No, the ‘Real’ Unemployment Rate Isn’t 17.3%

Nearly every economic commentator from Fox News (on the fair and balanced side) to Paul Krugman (on the unfair and unbalanced side) is eager to tell you that the “real” unemployment rate is not 10% but 17.3%.  The latter figure is the largest of six offered by the Bureau of Labor Statistics.   But that does not make it more meaningful.

Many people believe (incorrectly) that unemployment is a measure of how many jobs were lost.   But people can also be unemployed because they quit their job, or because they never worked before, or haven’t worked in a long time.  Job losers accounted for 63.7% of the unemployed in December, down from 66.1% in September.  If we counted only those who were unemployed because they lost their jobs, that measure of unemployment was 6.3% in December — down from 6.7% in October.

The 17.3% figure, by contrast, starts with those looking for jobs during the past month and adds “all marginally attached workers, plus total employed part time for economic reasons.”   That phrase “marginally attached” means people who looked for work at some point during the past year, but not lately. Contrary to press reports, relatively few of the “marginally attached” are those discouraged about job prospects.  Adding discouraged workers would only push the unemployment rate up by half a percentage point, to 10.5%.   And even that small number of discouraged workers is not simply those who could not find work, but those who simply “think” no work is available, or think they are too young, too old, or that they lack the necessary schooling or training.

The rest of the “marginally attached” don’t even think they can’t find work.  Instead, they are not looking for work “for such reasons as school or family responsibilities, ill health, and transportation problems.”  To describe such people who are not available for work as “underemployed” (much less unemployed) is an abuse of the language.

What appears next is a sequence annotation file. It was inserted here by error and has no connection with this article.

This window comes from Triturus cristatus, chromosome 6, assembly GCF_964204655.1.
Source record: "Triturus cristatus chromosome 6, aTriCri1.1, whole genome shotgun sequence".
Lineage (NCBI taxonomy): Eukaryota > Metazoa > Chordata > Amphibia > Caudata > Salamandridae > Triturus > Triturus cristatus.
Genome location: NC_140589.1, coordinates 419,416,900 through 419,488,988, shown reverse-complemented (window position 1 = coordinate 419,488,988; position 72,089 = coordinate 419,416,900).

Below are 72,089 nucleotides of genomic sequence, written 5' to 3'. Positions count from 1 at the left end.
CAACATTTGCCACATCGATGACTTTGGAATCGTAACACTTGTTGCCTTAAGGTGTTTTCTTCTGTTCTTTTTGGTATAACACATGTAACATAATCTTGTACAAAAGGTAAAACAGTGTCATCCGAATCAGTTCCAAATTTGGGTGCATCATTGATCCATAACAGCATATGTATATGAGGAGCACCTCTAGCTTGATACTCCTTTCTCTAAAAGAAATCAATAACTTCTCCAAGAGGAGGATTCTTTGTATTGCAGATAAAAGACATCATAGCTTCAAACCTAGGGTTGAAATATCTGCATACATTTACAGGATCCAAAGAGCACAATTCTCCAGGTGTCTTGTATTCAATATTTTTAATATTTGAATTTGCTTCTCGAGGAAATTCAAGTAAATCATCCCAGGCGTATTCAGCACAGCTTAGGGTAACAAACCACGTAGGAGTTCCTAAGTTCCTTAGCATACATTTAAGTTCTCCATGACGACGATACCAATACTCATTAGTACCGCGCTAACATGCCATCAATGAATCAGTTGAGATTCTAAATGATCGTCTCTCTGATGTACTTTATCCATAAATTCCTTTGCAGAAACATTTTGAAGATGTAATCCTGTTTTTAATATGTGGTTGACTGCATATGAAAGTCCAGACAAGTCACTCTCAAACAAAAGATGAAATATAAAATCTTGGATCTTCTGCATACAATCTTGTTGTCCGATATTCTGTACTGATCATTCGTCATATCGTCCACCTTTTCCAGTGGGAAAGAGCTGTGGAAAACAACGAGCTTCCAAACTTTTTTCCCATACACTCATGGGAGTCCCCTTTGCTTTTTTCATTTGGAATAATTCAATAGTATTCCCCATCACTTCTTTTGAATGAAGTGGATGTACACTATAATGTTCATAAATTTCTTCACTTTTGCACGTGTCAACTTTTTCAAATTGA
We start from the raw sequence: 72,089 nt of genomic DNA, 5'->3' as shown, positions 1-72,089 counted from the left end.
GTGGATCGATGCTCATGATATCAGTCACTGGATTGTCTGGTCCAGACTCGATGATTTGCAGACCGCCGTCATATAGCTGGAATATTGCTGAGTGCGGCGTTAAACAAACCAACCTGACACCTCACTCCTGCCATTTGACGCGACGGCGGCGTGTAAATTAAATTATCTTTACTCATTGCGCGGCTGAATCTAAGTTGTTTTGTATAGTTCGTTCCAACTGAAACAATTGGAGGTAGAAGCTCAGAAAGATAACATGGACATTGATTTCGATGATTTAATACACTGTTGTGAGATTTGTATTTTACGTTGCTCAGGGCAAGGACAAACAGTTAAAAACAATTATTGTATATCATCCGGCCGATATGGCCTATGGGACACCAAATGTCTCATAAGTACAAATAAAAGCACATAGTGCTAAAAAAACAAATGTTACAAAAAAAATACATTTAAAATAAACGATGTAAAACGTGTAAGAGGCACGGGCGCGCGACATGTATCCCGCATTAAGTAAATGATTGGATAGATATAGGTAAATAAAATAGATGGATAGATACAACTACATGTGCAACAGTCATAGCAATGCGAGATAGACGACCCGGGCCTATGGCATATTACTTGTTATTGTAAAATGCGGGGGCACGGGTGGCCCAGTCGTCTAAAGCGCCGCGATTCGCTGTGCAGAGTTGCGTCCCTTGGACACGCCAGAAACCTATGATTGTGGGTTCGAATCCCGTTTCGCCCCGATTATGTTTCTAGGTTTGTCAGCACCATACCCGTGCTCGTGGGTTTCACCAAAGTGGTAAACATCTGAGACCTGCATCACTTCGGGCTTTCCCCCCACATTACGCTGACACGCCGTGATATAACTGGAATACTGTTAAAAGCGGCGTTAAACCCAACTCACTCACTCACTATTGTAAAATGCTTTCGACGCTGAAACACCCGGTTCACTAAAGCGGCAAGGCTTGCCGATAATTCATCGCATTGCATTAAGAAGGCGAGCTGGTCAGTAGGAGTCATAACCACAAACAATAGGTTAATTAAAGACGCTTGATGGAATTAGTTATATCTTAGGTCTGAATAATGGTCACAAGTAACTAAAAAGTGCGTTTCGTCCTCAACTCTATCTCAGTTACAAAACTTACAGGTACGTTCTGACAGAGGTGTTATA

As for those “working part-time for economic reasons,” only a fourth say they could only find part-time work.   Those who normally work a 9-to-5 schedule (35 hours a week) are counted as working part-time for economic reasons if they miss even one hour “for reasons such as holidays, illness and bad weather.”   That isn’t really underemployment, much less “real” unemployment.

What is unique about last year’s unemployment was its typical duration — doubling the number of weeks people remain on the dole.   Because those who have been unemployed 12–18 months do not leave the ranks of the unemployed until their benefits are about to run out (after an unprecedented 79 weeks or more), it doesn’t take many newly unemployed to push the rate above 10%.  Congress tripled the number of weeks people collect unemployment benefits (describing that and other transfer payments as a  “stimulus”) and now wonders why so many people take so long to accept a suitable job offer.   If you subsidize something, you get more of it — and that applies to unemployment too.   Many of those same clueless  legislators may be equally surprised to find themselves out of a job next November.